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Not In My Color

Makeup industry labeling people of color as an afterthought

Natalie Eljamal, Staff Writer

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When people walk into Sephora, their initial thought is taken over by all the overwhelming products they find around them. They don’t even think about the possibility that their favorite brand didn’t include their shade in their release. The fact that many brands only make predominantly white tones is showing that don’t care about darker men and women and how they’re not willing to put in a little more time to make more colors.

Recently, many makeup gurus have spoken up about brands not having shade variety. Backlash and repercussion filled Twitter, as many people were furious of their skin tone not being included. Makeup influencer Manny Gutierrez, also known as Manny Mua, Tweeted how he felt.  The fact that people aren’t realizing that shade ranges are an issue strikes some more anger. There are so many people these products have to get approval from before they are released, and the fact that no one saw this was a problem made people angry.

Controversial arguments were sparked up with the brand Beauty Blender and Tarte cosmetics. Jeffree Star and Nikkie De Jager, also known as Nikkietutorials, refused to review these brands and their products until they made more shades. They used their large platforms to speak up about this issue in the makeup society. Nikki specifically spoke about having a large platform and being able to share her feelings about this and hopefully make a change.

Beauty Blender came out with 32 shades, 23 of them being a similar fair shade and only nine darker shades. There needs to be more shades to fit colored people in their undertones and in their shade as well.

Tarte cosmetics came out with the Shape Tape foundation which showcased 15 shades, sadly only two of those being dark shades. People argue that they shouldn’t complain because there are dark colors, but what it seems like is that they are labeling darker people at a lesser value and as an afterthought to the makeup industry. Why are the shades predominantly white?

At Fenty Beauty’s first launch, they had included 40 different shades, which were far more inclusive than the Tarte and Beauty Blender release. Fenty was one of the first brands to make such a wide variety, especially at their first launch. Their product go in depth with people’s many different undertones and skin type. People praised the brand and therefore, they benefited at not only selling more products, but building a better reputation and making a change in the makeup world.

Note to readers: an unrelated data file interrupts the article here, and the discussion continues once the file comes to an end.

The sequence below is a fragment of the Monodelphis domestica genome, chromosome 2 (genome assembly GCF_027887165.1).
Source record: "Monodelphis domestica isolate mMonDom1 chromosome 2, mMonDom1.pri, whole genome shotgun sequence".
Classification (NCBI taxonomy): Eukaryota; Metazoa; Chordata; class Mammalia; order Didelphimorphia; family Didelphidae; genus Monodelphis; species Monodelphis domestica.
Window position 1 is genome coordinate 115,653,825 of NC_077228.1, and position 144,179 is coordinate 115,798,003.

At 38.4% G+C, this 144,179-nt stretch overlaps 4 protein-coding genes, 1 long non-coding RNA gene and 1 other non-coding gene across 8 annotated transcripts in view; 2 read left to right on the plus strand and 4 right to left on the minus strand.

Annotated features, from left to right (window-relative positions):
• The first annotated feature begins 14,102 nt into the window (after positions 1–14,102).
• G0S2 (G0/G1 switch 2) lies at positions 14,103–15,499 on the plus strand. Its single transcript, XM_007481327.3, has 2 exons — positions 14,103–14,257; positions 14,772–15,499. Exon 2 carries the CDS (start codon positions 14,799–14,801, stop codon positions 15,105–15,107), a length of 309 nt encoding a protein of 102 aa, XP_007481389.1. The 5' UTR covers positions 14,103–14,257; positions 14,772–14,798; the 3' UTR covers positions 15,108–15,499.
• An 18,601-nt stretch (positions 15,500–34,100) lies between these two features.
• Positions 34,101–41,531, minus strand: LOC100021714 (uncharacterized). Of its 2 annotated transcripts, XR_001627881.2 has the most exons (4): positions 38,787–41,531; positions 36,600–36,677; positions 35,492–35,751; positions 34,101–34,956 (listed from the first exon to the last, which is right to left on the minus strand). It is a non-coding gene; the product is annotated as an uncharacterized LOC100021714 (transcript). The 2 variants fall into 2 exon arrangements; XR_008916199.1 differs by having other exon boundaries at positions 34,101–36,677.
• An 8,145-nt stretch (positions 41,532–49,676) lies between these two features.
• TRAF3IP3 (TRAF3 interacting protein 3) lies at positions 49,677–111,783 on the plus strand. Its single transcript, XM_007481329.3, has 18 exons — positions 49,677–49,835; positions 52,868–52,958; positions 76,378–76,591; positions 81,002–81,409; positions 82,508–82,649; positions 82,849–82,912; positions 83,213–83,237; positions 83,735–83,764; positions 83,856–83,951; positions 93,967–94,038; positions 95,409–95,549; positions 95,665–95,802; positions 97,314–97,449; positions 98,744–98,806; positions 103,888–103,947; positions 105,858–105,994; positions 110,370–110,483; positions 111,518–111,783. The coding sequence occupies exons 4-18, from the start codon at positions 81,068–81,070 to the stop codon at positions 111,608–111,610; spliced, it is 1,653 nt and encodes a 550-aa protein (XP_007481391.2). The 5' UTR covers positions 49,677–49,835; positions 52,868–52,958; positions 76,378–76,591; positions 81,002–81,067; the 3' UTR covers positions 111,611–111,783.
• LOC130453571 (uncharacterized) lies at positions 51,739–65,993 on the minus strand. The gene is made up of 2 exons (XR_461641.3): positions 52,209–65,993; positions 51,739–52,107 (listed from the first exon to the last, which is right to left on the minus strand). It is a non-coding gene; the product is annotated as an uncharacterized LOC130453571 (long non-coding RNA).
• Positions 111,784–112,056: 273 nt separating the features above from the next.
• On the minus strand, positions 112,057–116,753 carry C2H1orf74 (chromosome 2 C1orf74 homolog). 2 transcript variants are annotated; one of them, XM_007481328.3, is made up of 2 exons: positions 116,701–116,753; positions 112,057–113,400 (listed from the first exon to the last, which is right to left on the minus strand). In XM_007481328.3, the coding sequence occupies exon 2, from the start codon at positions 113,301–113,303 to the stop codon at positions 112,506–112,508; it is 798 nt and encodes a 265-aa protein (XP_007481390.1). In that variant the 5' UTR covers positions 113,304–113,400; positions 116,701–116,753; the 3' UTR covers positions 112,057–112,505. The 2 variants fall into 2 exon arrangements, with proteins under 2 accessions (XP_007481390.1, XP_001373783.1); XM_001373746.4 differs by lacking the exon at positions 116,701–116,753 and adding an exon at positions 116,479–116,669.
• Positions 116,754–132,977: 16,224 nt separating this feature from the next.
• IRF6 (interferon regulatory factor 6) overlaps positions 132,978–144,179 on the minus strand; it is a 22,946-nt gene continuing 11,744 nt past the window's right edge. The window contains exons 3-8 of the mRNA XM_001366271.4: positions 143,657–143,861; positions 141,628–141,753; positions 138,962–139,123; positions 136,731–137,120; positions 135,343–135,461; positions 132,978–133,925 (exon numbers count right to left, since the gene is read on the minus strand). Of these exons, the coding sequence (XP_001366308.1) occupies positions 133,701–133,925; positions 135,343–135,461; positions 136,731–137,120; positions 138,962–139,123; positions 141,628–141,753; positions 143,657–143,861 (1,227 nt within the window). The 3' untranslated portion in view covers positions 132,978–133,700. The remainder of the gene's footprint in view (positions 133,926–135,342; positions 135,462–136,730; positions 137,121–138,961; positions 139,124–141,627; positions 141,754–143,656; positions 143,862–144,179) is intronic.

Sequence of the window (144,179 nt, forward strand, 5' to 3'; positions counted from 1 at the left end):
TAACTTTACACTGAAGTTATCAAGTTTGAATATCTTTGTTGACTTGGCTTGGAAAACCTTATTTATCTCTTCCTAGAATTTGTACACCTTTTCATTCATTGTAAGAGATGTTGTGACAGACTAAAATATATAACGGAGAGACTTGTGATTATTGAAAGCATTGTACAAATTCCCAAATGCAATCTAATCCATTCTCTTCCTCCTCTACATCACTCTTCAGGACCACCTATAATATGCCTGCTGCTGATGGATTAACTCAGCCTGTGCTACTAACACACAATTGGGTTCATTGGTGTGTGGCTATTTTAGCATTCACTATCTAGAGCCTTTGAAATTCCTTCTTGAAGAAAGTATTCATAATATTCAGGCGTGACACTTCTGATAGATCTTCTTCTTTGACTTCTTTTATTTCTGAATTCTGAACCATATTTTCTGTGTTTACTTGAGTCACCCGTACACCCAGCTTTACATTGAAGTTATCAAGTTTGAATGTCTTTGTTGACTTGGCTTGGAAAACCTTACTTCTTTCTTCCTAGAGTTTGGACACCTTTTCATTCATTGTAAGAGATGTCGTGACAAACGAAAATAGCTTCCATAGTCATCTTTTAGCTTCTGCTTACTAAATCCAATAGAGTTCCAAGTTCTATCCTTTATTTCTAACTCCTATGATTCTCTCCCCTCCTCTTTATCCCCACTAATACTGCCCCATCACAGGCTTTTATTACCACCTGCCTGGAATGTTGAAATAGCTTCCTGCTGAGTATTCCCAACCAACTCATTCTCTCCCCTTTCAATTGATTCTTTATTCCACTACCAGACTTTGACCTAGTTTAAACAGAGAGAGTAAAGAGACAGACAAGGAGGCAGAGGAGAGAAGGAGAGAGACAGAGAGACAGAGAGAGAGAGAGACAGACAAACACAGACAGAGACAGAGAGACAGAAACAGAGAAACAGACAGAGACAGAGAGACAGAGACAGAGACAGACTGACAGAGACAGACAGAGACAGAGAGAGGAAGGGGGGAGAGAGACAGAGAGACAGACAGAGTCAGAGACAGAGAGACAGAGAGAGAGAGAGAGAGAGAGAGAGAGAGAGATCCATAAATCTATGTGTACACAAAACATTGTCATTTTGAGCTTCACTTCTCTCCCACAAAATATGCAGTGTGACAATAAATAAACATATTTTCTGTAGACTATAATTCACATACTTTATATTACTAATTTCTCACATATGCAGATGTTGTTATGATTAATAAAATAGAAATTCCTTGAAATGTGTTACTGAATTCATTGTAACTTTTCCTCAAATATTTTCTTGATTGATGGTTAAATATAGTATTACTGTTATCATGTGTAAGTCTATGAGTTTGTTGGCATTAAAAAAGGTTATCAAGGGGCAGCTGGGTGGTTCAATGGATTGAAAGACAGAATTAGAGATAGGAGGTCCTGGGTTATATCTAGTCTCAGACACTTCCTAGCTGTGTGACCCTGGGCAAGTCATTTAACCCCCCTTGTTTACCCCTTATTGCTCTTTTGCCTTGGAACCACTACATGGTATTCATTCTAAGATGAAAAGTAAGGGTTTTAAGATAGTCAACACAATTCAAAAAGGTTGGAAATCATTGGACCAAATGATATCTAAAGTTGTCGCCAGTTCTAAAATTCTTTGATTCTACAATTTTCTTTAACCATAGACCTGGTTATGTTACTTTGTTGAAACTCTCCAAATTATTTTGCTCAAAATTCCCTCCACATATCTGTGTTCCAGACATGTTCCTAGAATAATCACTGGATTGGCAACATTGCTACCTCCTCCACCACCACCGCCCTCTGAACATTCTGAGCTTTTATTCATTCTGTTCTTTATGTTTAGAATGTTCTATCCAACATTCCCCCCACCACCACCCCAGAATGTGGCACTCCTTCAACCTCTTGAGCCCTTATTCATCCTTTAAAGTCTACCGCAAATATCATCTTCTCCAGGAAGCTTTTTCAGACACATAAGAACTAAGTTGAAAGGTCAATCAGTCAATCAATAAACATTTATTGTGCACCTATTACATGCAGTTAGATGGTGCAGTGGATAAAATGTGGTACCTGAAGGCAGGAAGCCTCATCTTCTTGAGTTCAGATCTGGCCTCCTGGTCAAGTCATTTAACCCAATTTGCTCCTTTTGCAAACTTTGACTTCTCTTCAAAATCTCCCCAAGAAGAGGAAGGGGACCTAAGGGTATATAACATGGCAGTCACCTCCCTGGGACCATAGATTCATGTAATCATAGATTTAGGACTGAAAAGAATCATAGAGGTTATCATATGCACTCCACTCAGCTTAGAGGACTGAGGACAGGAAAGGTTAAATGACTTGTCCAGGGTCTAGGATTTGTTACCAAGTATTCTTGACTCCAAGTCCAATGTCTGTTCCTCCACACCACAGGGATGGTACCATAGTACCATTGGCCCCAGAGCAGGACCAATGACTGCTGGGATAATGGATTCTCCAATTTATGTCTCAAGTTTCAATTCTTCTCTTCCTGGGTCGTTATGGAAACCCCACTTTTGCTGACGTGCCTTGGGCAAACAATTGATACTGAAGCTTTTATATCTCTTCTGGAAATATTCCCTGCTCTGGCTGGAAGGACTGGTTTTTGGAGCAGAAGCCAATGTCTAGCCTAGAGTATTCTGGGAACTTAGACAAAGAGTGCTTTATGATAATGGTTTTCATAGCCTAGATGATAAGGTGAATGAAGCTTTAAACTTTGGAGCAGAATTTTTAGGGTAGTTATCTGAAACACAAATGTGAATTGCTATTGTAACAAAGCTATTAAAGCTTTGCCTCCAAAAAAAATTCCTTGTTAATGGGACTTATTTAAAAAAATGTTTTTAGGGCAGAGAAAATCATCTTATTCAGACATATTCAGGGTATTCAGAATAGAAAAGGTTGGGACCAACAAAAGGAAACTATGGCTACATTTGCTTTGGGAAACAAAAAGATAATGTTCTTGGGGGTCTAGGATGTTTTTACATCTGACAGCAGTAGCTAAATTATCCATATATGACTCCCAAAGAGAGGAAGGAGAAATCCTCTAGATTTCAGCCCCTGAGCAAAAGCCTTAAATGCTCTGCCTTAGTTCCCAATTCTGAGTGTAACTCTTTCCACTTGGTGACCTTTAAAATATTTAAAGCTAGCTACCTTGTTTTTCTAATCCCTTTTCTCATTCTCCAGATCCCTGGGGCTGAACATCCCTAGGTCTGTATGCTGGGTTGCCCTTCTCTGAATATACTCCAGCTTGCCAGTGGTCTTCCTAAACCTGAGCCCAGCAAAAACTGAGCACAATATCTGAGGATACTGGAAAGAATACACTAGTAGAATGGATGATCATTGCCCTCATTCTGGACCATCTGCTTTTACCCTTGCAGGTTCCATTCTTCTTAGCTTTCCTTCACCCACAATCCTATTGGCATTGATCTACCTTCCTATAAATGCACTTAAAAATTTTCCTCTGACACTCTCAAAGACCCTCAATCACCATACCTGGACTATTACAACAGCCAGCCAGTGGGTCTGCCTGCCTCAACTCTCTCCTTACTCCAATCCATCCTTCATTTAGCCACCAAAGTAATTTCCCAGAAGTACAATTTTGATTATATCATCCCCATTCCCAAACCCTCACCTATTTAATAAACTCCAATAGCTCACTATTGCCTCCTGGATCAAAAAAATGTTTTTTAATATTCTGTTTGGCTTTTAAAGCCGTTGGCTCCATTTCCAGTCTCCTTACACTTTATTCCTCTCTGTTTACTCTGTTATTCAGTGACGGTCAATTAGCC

An idea for a new YouTube video, James Charles went to the Colourpop factory to see how to create makeup. Starting out with foundation, he learned how to make different shades, realizing how little time and effort it took to make different shades. He talked about how brands have no excuse to not make more color inclusive shades.

It’s hard for people to go to a makeup store like Sephora or Ulta to find that they are not included in their store. It’s almost like an insult and makes them feel like less of a human. We know it’s not time or money because James Charles proved how much time and money it takes to make a shade, which he featured in his latest YouTube video. When Tarte was questioned about their shade range, they responded with saying that people wanted an early release and they were still going to release more colors. Many people think that this wasn’t true and they were just saying that so people would keep buying their products. YouTubers stopped taking endorsements from brands with poor shade ranges to prove a point, that they needed to include a more inclusive range.

While yes, some brands are good about keeping their consumers in mind, other brands are making laughable shade range that isn’t very thoughtful of their consumers. People are color should not be an afterthought to companies as they are humans, too.

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About the Writer
Natalie Eljamal, Staff Writer

Natalie is in her first year in the journalism staff. As a sophomore, she is exploring other classes to see what interests her. Natalie spends a lot of...

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